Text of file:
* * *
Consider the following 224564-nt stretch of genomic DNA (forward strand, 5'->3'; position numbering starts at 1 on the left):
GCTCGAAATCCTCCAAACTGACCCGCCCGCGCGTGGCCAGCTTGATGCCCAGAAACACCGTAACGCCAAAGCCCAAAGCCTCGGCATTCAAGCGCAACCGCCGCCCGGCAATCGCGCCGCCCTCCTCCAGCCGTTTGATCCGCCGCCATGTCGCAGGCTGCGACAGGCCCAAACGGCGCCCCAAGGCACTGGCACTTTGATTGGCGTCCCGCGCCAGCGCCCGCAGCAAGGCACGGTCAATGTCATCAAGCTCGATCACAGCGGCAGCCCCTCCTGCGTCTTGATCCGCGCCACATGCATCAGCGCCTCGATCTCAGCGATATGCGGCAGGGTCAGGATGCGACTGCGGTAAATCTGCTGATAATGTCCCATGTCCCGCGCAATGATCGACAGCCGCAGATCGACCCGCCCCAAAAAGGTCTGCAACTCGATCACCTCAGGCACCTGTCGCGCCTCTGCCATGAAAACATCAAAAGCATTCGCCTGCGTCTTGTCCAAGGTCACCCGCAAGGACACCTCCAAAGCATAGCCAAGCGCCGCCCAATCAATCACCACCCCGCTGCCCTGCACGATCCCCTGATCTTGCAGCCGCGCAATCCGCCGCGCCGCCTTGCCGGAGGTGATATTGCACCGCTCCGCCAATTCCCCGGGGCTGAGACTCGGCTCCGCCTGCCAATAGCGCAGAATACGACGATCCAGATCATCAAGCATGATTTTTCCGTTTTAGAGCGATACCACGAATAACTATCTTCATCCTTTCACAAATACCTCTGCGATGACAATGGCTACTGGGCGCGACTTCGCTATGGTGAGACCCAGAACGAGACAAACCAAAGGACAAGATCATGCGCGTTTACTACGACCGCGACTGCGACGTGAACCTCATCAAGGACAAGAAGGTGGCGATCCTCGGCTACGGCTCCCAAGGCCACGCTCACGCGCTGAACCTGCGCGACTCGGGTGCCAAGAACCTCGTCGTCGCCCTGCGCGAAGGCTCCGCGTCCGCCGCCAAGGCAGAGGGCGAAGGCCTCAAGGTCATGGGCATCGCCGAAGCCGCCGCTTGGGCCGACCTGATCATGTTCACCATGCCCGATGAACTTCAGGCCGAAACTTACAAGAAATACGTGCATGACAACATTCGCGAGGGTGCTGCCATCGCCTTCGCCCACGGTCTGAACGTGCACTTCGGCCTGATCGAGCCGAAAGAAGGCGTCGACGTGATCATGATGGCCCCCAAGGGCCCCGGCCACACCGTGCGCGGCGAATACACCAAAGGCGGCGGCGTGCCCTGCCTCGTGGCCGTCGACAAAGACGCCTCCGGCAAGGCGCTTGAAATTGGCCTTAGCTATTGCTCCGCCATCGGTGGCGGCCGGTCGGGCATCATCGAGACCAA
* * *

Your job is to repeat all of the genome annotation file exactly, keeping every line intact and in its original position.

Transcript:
Consider the following 224564-nt stretch of genomic DNA (forward strand, 5'->3'; position numbering starts at 1 on the left):
GCTCGAAATCCTCCAAACTGACCCGCCCGCGCGTGGCCAGCTTGATGCCCAGAAACACCGTAACGCCAAAGCCCAAAGCCTCGGCATTCAAGCGCAACCGCCGCCCGGCAATCGCGCCGCCCTCCTCCAGCCGTTTGATCCGCCGCCATGTCGCAGGCTGCGACAGGCCCAAACGGCGCCCCAAGGCACTGGCACTTTGATTGGCGTCCCGCGCCAGCGCCCGCAGCAAGGCACGGTCAATGTCATCAAGCTCGATCACAGCGGCAGCCCCTCCTGCGTCTTGATCCGCGCCACATGCATCAGCGCCTCGATCTCAGCGATATGCGGCAGGGTCAGGATGCGACTGCGGTAAATCTGCTGATAATGTCCCATGTCCCGCGCAATGATCGACAGCCGCAGATCGACCCGCCCCAAAAAGGTCTGCAACTCGATCACCTCAGGCACCTGTCGCGCCTCTGCCATGAAAACATCAAAAGCATTCGCCTGCGTCTTGTCCAAGGTCACCCGCAAGGACACCTCCAAAGCATAGCCAAGCGCCGCCCAATCAATCACCACCCCGCTGCCCTGCACGATCCCCTGATCTTGCAGCCGCGCAATCCGCCGCGCCGCCTTGCCGGAGGTGATATTGCACCGCTCCGCCAATTCCCCGGGGCTGAGACTCGGCTCCGCCTGCCAATAGCGCAGAATACGACGATCCAGATCATCAAGCATGATTTTTCCGTTTTAGAGCGATACCACGAATAACTATCTTCATCCTTTCACAAATACCTCTGCGATGACAATGGCTACTGGGCGCGACTTCGCTATGGTGAGACCCAGAACGAGACAAACCAAAGGACAAGATCATGCGCGTTTACTACGACCGCGACTGCGACGTGAACCTCATCAAGGACAAGAAGGTGGCGATCCTCGGCTACGGCTCCCAAGGCCACGCTCACGCGCTGAACCTGCGCGACTCGGGTGCCAAGAACCTCGTCGTCGCCCTGCGCGAAGGCTCCGCGTCCGCCGCCAAGGCAGAGGGCGAAGGCCTCAAGGTCATGGGCATCGCCGAAGCCGCCGCTTGGGCCGACCTGATCATGTTCACCATGCCCGATGAACTTCAGGCCGAAACTTACAAGAAATACGTGCATGACAACATTCGCGAGGGTGCTGCCATCGCCTTCGCCCACGGTCTGAACGTGCACTTCGGCCTGATCGAGCCGAAAGAAGGCGTCGACGTGATCATGATGGCCCCCAAGGGCCCCGGCCACACCGTGCGCGGCGAATACACCAAAGGCGGCGGCGTGCCCTGCCTCGTGGCCGTCGACAAAGACGCCTCCGGCAAGGCGCTTGAAATTGGCCTTAGCTATTGCTCCGCCATCGGTGGCGGCCGGTCGGGCATCATCGAGACCAA